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Google tries to entice Microsoft Office shops with free Apps for Work

October 19, 2015, 4:27 PM UTC
A person prepares to search the internet using the Google search engine, on May 14, 2014, in Lille. In a surprise ruling on May 13, the EU's top court said individuals have the right to ask US Internet giant Google to delete personal data produced by its ubiquitous search engine. AFP PHOTO / PHILIPPE HUGUEN (Photo credit should read PHILIPPE HUGUEN/AFP/Getty Images)
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Google wants to make it as easy as possible for businesses that now use Microsoft Office or Office 365 in bulk to give Google Apps for Work a serious look.

To that end, the company just announced that any customer with an “enterprise agreement” can use the Google alternative for free for the remaining life of their existing contract, according to this blog post. Google (GOOG) will also “chip in” on the deployment costs of up to $25 per user. That’s a perk for the cadre of Google partners that make money implementing and supporting the Google product.

The blog post never mentions any rivals by name, but it’s safe to assume that Microsoft (MSFT) is in Google’s crosshairs, although so to are customers still using IBM (IBM) Domino (once known as Lotus Notes).

Google Apps for Work includes word processing, spreadsheet, and presentation modules analogous to the Word, Excel, and PowerPoint, the components of Microsoft Office, as well as Gmail. The package has made great strides with new features like “voice typing,” but Google remains dogged by the perception that it doesn’t know how to sell into big companies the way Microsoft does.

Nonetheless, Google’s applications have found traction in smaller businesses and startups that balked at the old Microsoft Office pricing. Microsoft, of course, has reacted and in recent years has promoted the use of Office 365, a subscription-based version of Office (along with email and other capabilities depending on the version).

Google is touting potential cost savings of up to 70% compared to software purchased through other unnamed companies’ basic enterprise agreements. These contracts, or EAs, are volume licensing plans under which big companies typically buy software for masses of users. In theory, volume discounts apply, but big customers have also slammed the complexity of these deals and say they are used by vendors to extract more revenue from the customer. If Google can truly make this easy, that could be attractive to companies wary of sifting through terms and conditions of licencing contracts and facing software audits by those vendors.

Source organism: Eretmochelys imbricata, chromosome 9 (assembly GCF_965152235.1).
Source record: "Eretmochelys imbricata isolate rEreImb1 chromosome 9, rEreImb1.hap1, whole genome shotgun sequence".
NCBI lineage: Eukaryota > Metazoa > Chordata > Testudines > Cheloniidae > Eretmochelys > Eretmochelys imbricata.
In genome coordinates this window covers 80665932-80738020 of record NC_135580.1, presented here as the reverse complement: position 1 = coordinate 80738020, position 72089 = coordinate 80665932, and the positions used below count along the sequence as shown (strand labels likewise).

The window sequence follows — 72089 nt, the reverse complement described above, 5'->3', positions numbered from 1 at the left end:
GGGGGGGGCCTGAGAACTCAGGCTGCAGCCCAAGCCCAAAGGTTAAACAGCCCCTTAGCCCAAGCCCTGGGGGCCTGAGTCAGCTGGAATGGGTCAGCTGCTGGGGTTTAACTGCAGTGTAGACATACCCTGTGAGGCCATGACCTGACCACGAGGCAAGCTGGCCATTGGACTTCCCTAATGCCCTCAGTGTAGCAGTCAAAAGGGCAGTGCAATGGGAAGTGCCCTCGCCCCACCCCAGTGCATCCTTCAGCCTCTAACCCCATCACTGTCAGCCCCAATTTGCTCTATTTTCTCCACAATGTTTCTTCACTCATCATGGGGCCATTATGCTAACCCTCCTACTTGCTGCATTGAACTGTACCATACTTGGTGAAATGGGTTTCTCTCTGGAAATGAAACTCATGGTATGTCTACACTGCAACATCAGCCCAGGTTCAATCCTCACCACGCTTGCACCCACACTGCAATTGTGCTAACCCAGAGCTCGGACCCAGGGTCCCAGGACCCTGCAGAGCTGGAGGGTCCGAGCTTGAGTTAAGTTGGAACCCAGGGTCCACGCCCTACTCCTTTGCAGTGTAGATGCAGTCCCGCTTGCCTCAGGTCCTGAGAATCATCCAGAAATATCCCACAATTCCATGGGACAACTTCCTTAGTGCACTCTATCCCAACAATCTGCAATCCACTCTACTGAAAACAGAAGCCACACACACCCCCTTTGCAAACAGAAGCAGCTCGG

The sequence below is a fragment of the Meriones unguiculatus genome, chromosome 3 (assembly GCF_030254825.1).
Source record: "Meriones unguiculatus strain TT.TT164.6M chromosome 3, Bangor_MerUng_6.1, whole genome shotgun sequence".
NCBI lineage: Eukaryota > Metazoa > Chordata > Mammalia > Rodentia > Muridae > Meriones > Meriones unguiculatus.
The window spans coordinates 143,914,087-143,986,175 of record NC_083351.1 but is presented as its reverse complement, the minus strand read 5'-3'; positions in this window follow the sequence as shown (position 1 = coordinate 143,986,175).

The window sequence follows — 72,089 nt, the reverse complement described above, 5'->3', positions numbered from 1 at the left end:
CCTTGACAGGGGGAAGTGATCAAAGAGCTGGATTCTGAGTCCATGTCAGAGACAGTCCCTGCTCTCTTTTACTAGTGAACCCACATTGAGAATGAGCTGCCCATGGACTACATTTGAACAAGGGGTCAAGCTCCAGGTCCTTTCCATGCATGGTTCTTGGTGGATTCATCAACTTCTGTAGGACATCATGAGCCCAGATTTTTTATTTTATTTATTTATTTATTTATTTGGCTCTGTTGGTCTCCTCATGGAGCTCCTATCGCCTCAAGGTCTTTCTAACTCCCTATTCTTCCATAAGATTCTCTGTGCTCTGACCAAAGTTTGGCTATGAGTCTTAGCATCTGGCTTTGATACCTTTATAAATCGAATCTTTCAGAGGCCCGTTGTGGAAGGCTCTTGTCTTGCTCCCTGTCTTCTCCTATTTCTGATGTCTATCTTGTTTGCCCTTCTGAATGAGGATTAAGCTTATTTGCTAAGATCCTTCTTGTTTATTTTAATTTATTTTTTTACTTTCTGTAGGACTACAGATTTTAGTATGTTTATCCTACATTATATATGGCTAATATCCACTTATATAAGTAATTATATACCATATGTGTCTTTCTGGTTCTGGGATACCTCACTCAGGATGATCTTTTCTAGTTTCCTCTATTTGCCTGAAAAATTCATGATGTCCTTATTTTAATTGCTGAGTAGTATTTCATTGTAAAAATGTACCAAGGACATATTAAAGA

There are technical, cultural, political, and financial challenges involved in switching vendors and products, said Alan Lepofsky, vice president and principal analyst for Constellation Research. This new program helps ease financial and technical concerns, he said via email. It helps on the financial front by eliminating the need to pay two vendors at the same time and it helps on the technical side by providing consulting services to assist in the migration.

Google claims more than 600 organizations with 10,000 or more employees use Apps for Work, he added.

For a few years Google Apps was the go-to choice for cloud-based collaboration. However, now Microsoft has good momentum going with Office 365, so this is a strategic move by Google to keep Google Apps for Work on the radar,” Lepofsky said.

One reference account provided by Google was Shaw Industries, which was a Notes Shop that opted to go to Google over Office 365. Why? Because use of Google compared to Office 365 over 10 years would result in a “13X savings,” Jim Nielsen, manager of enterprise technology planning for Shaw, said via email.

Still, old habits die hard, and users (and their IT departments) often balk at switching from one product suite to another. It’ll be interesting to see how this plays out.

Where did eight former Google execs go? Check out the video below to find out.

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